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Visit Muir Woods?

Don't mind if I do!

Sarah and took the day for a hike in beautiful Muir Woods National Monument, just a bit south of her old San Rafael stomping grounds. I don't have any Wednesday classes, and we both needed to blow off some steam. Seriously.

We started in the old growth at the trailhead--really crowded for a Wednesday. We had to park in the overflow lot, and I've heard it's incredibly zooey on the weekends. For what it's worth. We were feeling saucy, so we hiked to the end of the paved main loop, and crossed a bridge over the river to the Ben Johnson trail. It was a gorgeous, slightly hazy day, but we still got a lot of sun (so cloudy and rainy the last few days--really lucky to get nice weather when we could enjoy it). When we started out, it was chilly enough for longsleeves, and we could see our breath. Steam rose off the trail and the trunks of the trees at the occasional patch of sunshine. Every cranny and gully seemed to have a stream running through it, and the whole countryside is much greener than I've seen it before. The clean smell of the air, the breeze and the little spots of sun, and the sound of the running water were such a contrast to all the city noises in Oakland, the dry dusty air, the traffic and stress. I feel like I've had the same low-grade cold/allergies for months, the same wheezy feeling in my chest. Yuck.

The trail met up with the Dipsea trail at the top of the ridge, and the forest cleared out so we could see Oakland, Berkeley and Richmond on the far side of the bay; Angel Island and all the shi-shi burbs huddled at the feet of the Marin Headlands; past the headlands we could see San Francisco itself, and then the Pacific off to the west. We could see it all, and it was really stunning. After a half-mile through the scrub the trail dipped back down into mixed Redwood, Doug Fir, and California Bay Laurel (whose leaves make the most incredible spicy, gummy, sweet smell between your fingers). We walked down hundreds of steps into the canyon, alongside small waterfalls and through soggy patches of trail. In an open area above Stinson Beach we saw a Kestrel kiting, or trying to--it was really gusty out, and the kestrel seemed to be having trouble figuring out where the wind was coming from. The trail was dotted with coyote scat, gray and fuzzy with fur. Some of the fumets had broken apart a little, and you could see the jumbled architecture of tiny mouse bones poking out.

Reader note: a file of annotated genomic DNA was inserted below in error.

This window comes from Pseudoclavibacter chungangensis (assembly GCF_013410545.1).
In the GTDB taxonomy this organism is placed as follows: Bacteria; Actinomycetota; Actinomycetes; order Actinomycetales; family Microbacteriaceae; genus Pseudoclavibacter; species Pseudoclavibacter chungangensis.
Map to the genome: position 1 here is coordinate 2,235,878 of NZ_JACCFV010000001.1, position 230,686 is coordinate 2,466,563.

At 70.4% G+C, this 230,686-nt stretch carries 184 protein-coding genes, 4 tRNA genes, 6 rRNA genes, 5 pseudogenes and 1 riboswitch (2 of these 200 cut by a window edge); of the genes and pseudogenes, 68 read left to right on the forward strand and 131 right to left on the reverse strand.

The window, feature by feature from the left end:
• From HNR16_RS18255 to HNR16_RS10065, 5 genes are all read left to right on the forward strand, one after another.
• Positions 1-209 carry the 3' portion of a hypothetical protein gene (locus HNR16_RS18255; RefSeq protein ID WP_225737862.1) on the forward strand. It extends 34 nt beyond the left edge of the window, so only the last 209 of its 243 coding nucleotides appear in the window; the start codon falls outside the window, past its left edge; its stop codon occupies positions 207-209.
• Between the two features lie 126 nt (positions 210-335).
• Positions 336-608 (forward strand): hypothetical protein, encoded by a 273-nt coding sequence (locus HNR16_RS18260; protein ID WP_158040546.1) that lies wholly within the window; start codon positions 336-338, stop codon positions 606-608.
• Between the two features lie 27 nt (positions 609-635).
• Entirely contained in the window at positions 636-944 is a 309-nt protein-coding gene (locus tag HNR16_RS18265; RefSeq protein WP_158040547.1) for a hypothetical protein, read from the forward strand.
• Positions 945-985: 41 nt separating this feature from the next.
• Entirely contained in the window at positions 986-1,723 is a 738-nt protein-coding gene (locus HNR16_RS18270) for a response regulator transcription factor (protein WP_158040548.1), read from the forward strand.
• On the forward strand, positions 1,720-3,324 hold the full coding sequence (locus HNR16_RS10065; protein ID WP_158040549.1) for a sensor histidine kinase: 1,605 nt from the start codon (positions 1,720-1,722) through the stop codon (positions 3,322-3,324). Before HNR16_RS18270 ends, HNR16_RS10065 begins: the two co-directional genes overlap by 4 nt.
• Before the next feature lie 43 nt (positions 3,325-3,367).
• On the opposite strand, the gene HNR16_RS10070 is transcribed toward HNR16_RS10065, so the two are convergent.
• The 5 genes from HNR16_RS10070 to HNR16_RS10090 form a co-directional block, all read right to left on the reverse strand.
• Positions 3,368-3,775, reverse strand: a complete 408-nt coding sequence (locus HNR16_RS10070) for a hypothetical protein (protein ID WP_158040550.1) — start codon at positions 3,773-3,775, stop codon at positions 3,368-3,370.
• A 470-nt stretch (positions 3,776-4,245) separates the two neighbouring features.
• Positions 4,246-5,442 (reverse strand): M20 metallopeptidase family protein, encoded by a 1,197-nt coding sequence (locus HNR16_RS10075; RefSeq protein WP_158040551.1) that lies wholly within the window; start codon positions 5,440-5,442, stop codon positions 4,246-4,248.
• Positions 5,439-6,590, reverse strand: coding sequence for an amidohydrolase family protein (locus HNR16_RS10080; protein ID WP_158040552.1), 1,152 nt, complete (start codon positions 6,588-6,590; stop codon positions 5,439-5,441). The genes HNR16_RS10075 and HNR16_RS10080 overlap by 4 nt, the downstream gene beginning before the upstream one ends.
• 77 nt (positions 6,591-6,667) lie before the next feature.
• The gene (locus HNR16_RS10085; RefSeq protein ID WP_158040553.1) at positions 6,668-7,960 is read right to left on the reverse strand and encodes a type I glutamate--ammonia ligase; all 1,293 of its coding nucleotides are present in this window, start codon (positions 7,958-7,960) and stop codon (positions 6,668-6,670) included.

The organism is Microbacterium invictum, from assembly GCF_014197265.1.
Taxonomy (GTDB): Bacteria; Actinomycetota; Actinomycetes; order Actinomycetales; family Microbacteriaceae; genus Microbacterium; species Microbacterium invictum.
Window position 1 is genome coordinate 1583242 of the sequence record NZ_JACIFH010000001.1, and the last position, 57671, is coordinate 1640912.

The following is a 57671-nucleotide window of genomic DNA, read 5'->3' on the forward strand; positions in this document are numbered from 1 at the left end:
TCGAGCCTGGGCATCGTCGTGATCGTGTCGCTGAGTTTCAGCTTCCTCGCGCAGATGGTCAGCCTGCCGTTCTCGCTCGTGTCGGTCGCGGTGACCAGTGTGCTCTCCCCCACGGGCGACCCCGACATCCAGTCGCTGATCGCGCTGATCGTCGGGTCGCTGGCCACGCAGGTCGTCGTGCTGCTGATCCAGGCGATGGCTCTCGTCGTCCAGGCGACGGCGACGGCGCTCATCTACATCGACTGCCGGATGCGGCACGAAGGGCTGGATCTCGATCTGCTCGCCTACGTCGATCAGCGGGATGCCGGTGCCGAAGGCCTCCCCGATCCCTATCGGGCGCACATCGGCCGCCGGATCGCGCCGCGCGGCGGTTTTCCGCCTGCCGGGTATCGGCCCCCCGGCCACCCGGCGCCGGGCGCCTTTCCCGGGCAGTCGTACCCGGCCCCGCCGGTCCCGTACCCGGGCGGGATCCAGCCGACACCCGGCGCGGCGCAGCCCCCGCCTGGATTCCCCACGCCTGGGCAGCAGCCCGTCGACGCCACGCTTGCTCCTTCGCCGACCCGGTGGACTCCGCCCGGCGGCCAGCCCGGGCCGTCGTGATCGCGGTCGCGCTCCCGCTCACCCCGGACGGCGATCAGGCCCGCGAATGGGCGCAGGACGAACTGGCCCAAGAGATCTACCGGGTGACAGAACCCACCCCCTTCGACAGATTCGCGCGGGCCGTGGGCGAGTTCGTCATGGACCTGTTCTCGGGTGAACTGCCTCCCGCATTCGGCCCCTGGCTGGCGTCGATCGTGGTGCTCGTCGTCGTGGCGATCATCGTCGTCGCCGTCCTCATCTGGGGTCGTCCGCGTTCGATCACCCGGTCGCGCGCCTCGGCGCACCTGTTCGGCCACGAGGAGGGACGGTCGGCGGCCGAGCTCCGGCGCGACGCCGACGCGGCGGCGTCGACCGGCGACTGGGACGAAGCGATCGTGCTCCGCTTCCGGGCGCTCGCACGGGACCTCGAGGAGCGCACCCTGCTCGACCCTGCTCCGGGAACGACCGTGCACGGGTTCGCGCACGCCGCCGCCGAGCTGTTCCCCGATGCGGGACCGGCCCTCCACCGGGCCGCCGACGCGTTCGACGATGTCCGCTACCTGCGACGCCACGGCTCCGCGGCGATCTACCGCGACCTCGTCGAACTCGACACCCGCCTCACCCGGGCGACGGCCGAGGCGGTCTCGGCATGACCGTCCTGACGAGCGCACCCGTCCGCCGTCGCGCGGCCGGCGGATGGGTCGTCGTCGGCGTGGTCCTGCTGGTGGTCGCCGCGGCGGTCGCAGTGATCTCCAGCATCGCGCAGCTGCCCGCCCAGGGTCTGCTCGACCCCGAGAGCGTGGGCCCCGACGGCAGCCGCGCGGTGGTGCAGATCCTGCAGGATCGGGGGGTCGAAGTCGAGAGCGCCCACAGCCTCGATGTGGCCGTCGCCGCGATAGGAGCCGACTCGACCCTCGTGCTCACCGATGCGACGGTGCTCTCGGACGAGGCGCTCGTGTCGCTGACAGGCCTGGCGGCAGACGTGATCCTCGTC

We were going to eat lunch on the beach, but the wind was getting stronger and the clouds rolling in, so we retreated to a picnic bench. Simple lunch: bread and cheese. It's nice not to eat fancy when you're out and about.

On the way back we saw two guys up the hill from us, clambering to the top of a outcropping carrying what looked like small red surfboards. Getting closer we realized they were each toting a radio controlled sailplane. Before we hiked past their aerodrome we got to watch one of 'em try his luck in the bluster: I really thought he was going to eat it at one point, but he pulled it out at the last second. He landed it during the next pause of the wind--didn't want to press his luck, I guess.

The hike back seemed a lot quicker--similar scenery, but in reverse and cloudier. We got really chilled coming back into the Redwoods, but were soon in our car and up and over the nauseatingly winding headlands road and into traffic on highway 101. {sigh}.

Sarah is washing dishes at PSR tonight, and I will go over to retrieve her soon. Then the two of us, Zsolt, and KT are going to get blastoid, Transylvanian-style, somewhere in San Francisco. Wish me luck!

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